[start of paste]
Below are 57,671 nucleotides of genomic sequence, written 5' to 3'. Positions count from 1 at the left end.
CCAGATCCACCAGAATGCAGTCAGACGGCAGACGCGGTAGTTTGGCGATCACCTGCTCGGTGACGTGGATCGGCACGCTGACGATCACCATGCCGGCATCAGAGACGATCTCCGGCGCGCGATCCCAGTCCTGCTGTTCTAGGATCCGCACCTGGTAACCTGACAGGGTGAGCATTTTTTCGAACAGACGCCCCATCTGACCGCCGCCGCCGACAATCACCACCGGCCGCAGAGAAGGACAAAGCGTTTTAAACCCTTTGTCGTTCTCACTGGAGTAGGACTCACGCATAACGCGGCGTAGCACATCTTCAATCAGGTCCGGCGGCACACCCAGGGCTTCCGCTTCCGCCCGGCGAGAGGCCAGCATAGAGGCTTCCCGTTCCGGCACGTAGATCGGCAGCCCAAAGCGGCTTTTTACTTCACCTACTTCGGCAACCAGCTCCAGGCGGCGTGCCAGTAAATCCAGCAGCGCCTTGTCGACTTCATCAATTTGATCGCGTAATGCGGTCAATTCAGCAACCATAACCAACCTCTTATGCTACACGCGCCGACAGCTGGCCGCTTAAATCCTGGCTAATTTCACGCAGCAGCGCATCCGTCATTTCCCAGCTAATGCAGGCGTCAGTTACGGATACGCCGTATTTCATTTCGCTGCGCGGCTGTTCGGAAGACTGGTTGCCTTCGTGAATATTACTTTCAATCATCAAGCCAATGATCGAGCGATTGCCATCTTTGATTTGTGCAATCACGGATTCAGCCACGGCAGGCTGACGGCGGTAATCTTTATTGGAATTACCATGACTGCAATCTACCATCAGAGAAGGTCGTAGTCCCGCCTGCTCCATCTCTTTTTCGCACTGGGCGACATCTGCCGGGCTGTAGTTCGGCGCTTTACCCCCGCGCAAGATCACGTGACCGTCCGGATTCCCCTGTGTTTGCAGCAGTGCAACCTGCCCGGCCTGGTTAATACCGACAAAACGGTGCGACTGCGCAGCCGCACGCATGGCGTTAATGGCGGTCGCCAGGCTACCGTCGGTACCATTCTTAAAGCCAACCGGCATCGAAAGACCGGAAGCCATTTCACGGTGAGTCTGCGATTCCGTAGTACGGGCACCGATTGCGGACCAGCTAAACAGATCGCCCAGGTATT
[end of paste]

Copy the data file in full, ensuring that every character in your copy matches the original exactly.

Below are 57,671 nucleotides of genomic sequence, written 5' to 3'. Positions count from 1 at the left end.
CCAGATCCACCAGAATGCAGTCAGACGGCAGACGCGGTAGTTTGGCGATCACCTGCTCGGTGACGTGGATCGGCACGCTGACGATCACCATGCCGGCATCAGAGACGATCTCCGGCGCGCGATCCCAGTCCTGCTGTTCTAGGATCCGCACCTGGTAACCTGACAGGGTGAGCATTTTTTCGAACAGACGCCCCATCTGACCGCCGCCGCCGACAATCACCACCGGCCGCAGAGAAGGACAAAGCGTTTTAAACCCTTTGTCGTTCTCACTGGAGTAGGACTCACGCATAACGCGGCGTAGCACATCTTCAATCAGGTCCGGCGGCACACCCAGGGCTTCCGCTTCCGCCCGGCGAGAGGCCAGCATAGAGGCTTCCCGTTCCGGCACGTAGATCGGCAGCCCAAAGCGGCTTTTTACTTCACCTACTTCGGCAACCAGCTCCAGGCGGCGTGCCAGTAAATCCAGCAGCGCCTTGTCGACTTCATCAATTTGATCGCGTAATGCGGTCAATTCAGCAACCATAACCAACCTCTTATGCTACACGCGCCGACAGCTGGCCGCTTAAATCCTGGCTAATTTCACGCAGCAGCGCATCCGTCATTTCCCAGCTAATGCAGGCGTCAGTTACGGATACGCCGTATTTCATTTCGCTGCGCGGCTGTTCGGAAGACTGGTTGCCTTCGTGAATATTACTTTCAATCATCAAGCCAATGATCGAGCGATTGCCATCTTTGATTTGTGCAATCACGGATTCAGCCACGGCAGGCTGACGGCGGTAATCTTTATTGGAATTACCATGACTGCAATCTACCATCAGAGAAGGTCGTAGTCCCGCCTGCTCCATCTCTTTTTCGCACTGGGCGACATCTGCCGGGCTGTAGTTCGGCGCTTTACCCCCGCGCAAGATCACGTGACCGTCCGGATTCCCCTGTGTTTGCAGCAGTGCAACCTGCCCGGCCTGGTTAATACCGACAAAACGGTGCGACTGCGCAGCCGCACGCATGGCGTTAATGGCGGTCGCCAGGCTACCGTCGGTACCATTCTTAAAGCCAACCGGCATCGAAAGACCGGAAGCCATTTCACGGTGAGTCTGCGATTCCGTAGTACGGGCACCGATTGCGGACCAGCTAAACAGATCGCCCAGGTATT